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It’s in your nature: Our woodland mammals

Pennsylvania is home to about 75 mammal species. Many are small and reclusive and are seldom seen. About 10 of those species are bats and unfortunately, many of those species are so threatened they may disappear in our lifetimes (white-nose syndrome may doom them).

I’d like to highlight a few of the more common and/or unique mammals you could encounter on your nature treks throughout the Times News area.

Our local mammals range in size from the black bear, sometimes reaching 600 pounds or more, to the least shrew, weighing 1/7 ounce. Few ever see them, and when barn owls were more common, biologists would find their skulls in the barn owl pellets.

Two rodents, the house mouse and Norway rat, are introductions here from Europe and I’m sure they are here to stay. Meanwhile, the Allegheny wood rat, once very common on the mountains of this area, is threatened. Their numbers dropped drastically after the American chestnut was ravaged by chestnut blight.

We have three canine species, the red fox, gray fox, and eastern coyote. The coyote can weigh up to about 50 pounds while the foxes barely reach 20 pounds. Rather surprisingly, the gray fox, woodchuck and bear all climb trees rather easily. Only one feline species remains, the bobcat, which calls the Carbon County mountainous areas its home.

The mammals most familiar to us are the white-tailed deer, cottontail rabbit, gray and red squirrels, eastern chipmunk, the black bear and the meadow vole (mouse).

You can also find seven species of mustelids in this region. They include the striped skunk, mink, river otter and long-tailed weasel.

Some of the unique mammals are the short-tailed shrew, the only venomous mammal in North America, and the opossum, the only North American marsupial (pouched mammal).

One of my favorites, and seldom seen, is the meadow jumping mouse. I occasionally chase them from a field I mow throughout the summer and they hop “kangaroolike” ahead of my tractor. Occasionally household cats will “bring home” both the jumping mice and shrews.

I’ve included photos of some of our woodland mammals for you to enjoy; and remember, get out there, enjoy and learn.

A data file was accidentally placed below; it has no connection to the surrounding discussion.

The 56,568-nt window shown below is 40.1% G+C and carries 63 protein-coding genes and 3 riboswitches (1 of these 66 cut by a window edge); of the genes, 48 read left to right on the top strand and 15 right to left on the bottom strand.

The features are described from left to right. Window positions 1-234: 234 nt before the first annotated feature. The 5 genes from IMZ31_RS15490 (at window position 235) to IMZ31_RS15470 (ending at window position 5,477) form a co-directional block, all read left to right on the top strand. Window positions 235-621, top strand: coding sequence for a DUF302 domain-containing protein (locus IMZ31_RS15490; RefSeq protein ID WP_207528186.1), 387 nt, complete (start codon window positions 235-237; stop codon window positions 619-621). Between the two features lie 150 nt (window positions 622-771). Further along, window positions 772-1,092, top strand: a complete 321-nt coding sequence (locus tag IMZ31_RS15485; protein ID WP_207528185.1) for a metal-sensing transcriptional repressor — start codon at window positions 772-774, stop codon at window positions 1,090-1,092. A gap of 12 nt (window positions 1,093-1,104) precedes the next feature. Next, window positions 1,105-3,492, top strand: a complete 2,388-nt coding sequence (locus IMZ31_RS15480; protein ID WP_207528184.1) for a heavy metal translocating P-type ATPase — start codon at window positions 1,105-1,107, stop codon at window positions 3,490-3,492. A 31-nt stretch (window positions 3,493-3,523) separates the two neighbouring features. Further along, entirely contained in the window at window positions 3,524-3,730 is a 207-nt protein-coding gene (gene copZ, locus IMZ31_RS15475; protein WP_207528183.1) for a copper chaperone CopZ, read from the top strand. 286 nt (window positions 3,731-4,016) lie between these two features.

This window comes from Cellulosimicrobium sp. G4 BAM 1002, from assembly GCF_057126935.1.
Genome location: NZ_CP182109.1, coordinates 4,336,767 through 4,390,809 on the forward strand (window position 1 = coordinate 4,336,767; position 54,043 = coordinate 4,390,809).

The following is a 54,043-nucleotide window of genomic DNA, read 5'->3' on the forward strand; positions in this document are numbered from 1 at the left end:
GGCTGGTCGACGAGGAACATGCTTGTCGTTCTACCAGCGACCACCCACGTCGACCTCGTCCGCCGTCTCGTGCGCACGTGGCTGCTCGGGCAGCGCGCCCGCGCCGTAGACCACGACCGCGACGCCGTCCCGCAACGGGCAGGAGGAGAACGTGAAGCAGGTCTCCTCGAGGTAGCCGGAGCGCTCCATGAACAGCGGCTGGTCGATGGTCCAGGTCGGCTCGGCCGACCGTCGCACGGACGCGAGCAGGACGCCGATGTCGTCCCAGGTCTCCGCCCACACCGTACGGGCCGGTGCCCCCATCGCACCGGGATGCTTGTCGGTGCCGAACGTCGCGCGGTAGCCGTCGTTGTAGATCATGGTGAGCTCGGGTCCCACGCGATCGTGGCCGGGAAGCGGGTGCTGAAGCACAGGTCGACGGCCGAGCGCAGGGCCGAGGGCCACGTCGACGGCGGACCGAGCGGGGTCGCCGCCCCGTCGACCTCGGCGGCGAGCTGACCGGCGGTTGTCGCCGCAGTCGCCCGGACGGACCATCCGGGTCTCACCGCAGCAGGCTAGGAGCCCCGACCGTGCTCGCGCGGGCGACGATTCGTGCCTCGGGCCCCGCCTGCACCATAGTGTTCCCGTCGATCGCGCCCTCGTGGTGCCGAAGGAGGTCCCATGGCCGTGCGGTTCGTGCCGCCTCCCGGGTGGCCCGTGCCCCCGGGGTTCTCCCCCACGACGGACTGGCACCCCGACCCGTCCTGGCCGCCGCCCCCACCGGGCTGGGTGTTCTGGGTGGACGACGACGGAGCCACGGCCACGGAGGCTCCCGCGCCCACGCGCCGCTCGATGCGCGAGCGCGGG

Test Your Outdoor Knowledge: A baby beaver is called a ______: A. cub, B. pup, C. kit, D. colt.

Last Week’s Trivia Question: Root beer, a longtime soda favorite, was once made from the roots of the sassafras tree.

Contact Barry Reed at breed71@gmail.com.

The black bear is our region's largest mammal. Once limited to the heavily forested mountains of the state, the bear now thrives in woodlands close to many homes.
The most notable mammal in “Penn's Woods” is the white-tailed deer. These two 7-month-old deer fed past me this past December. BARRY REED/SPECIAL TO THE TIMES NEWS
LEFT: Found year-round in our region, particularly in oak forests, are gray squirrels.
Close relatives of gray squirrels, the red squirrels prefer the hemlock and conifer woodlands. I have a wait-and-see attitude whether the dying hemlock stands will negatively affect their numbers.
Our largest canine in our local woodlands is the eastern coyote. Hunted and trapped heavily, their numbers have seen any big impact.
Once rather rare in the Carbon County area, the porcupine population has increased and enlarged its range. This one decided to cross a lightly traveled Penn Forest road.
A red fox pup waits outside its den for mom to return with some rodents. Both red and gray foxes are found in our local woodlands.
More common than most realize, the short-tailed shrew is one of many reclusive shrew species you can find locally, with a little luck.
BELOW: The cottontail rabbit is as much at home in your backyard as in our local woodlands. In another six weeks or so they will begin breeding, preparing for the first of four or five litters each year.
The chipmunk is a vital prey animal in our woodlands. It feeds hawks, foxes, owls, rattlesnakes, weasels, coyotes and many more predators.